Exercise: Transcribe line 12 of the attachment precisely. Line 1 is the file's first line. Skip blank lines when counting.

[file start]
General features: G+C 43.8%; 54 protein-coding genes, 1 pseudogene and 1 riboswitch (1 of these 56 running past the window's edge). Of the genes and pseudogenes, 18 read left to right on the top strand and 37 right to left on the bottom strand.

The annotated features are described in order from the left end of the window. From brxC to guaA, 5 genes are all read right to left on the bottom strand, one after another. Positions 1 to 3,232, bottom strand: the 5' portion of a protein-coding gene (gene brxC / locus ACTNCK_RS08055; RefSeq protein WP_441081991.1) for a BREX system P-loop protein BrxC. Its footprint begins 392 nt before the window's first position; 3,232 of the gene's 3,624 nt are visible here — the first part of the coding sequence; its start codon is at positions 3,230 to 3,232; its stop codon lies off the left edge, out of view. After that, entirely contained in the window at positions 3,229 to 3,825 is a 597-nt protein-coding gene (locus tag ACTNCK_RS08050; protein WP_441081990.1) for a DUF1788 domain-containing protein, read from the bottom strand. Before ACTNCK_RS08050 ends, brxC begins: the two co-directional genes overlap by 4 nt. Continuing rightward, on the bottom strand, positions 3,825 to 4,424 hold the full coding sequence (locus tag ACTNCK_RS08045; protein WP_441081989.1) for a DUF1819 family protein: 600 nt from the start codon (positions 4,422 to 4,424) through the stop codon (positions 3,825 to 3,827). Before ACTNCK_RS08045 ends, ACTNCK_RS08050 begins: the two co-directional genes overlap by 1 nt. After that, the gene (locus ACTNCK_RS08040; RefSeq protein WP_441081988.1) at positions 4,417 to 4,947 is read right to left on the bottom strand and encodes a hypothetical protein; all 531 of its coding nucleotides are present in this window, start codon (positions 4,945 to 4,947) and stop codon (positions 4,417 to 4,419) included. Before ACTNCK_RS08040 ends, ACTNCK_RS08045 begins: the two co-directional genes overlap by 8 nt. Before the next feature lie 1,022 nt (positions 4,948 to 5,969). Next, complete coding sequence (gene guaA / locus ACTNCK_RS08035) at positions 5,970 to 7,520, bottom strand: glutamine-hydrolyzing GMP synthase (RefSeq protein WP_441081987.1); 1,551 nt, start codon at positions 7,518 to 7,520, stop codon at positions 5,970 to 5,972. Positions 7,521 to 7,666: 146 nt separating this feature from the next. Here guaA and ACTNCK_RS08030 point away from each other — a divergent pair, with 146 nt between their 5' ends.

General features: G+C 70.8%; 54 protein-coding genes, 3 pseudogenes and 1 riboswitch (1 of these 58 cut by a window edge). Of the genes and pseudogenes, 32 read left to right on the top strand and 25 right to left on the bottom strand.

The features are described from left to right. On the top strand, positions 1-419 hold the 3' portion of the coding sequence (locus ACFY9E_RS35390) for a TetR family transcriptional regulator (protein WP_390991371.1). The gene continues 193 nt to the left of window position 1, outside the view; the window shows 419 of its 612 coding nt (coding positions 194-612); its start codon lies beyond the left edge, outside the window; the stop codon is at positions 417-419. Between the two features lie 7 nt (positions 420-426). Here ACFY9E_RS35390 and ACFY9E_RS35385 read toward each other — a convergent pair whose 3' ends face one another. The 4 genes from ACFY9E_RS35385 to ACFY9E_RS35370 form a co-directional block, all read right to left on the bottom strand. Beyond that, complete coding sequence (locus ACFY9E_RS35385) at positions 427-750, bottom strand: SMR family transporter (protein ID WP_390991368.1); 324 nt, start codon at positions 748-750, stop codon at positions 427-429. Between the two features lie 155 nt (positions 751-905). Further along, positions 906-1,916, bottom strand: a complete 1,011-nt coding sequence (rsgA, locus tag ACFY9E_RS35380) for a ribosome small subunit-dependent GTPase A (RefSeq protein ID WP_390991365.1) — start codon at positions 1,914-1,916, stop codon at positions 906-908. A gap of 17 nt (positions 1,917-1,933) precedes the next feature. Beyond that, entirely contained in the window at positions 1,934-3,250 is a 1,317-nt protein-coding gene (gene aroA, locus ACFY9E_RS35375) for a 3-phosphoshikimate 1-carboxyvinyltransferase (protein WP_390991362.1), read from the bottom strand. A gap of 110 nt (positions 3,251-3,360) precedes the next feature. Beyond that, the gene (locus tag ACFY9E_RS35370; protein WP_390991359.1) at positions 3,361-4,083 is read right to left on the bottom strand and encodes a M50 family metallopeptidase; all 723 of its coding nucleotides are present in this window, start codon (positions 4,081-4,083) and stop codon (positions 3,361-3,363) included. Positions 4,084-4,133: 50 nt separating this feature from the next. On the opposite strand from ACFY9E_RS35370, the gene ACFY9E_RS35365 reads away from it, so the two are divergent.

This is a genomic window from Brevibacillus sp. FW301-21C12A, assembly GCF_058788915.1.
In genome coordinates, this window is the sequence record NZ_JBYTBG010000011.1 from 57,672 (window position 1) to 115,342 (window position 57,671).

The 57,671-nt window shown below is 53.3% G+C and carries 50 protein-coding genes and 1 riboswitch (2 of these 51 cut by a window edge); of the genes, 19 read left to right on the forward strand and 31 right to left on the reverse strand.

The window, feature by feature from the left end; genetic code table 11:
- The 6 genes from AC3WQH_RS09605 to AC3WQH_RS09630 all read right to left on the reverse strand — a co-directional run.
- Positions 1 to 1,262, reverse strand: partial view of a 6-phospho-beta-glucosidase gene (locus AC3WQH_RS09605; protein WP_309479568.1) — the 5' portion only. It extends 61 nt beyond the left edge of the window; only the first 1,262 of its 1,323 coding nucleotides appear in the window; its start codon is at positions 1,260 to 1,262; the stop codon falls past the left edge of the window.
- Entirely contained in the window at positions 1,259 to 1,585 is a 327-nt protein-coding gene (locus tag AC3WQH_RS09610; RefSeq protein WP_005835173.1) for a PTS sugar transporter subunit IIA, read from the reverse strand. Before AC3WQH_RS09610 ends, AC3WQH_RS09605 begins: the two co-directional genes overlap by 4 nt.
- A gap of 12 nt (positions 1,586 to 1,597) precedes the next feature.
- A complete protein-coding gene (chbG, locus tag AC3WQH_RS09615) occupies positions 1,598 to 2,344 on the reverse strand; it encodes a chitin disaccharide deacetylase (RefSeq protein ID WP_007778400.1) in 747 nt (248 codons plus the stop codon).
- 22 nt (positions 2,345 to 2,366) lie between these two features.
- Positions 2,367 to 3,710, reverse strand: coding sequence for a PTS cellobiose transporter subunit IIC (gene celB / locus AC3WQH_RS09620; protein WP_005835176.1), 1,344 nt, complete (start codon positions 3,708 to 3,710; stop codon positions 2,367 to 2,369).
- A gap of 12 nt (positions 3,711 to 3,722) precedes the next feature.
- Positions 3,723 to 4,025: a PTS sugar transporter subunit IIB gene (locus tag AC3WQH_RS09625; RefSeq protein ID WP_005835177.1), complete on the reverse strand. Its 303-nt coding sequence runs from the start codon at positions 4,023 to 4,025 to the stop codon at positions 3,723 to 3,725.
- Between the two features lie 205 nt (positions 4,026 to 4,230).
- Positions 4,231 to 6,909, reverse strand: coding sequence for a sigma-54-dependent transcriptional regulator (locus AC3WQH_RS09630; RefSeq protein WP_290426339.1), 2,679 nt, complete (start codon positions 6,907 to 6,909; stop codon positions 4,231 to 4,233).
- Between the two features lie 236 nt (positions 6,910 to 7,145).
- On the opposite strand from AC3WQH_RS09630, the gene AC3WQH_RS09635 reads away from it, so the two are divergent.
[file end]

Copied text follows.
- A gap of 12 nt (positions 1,586 to 1,597) precedes the next feature.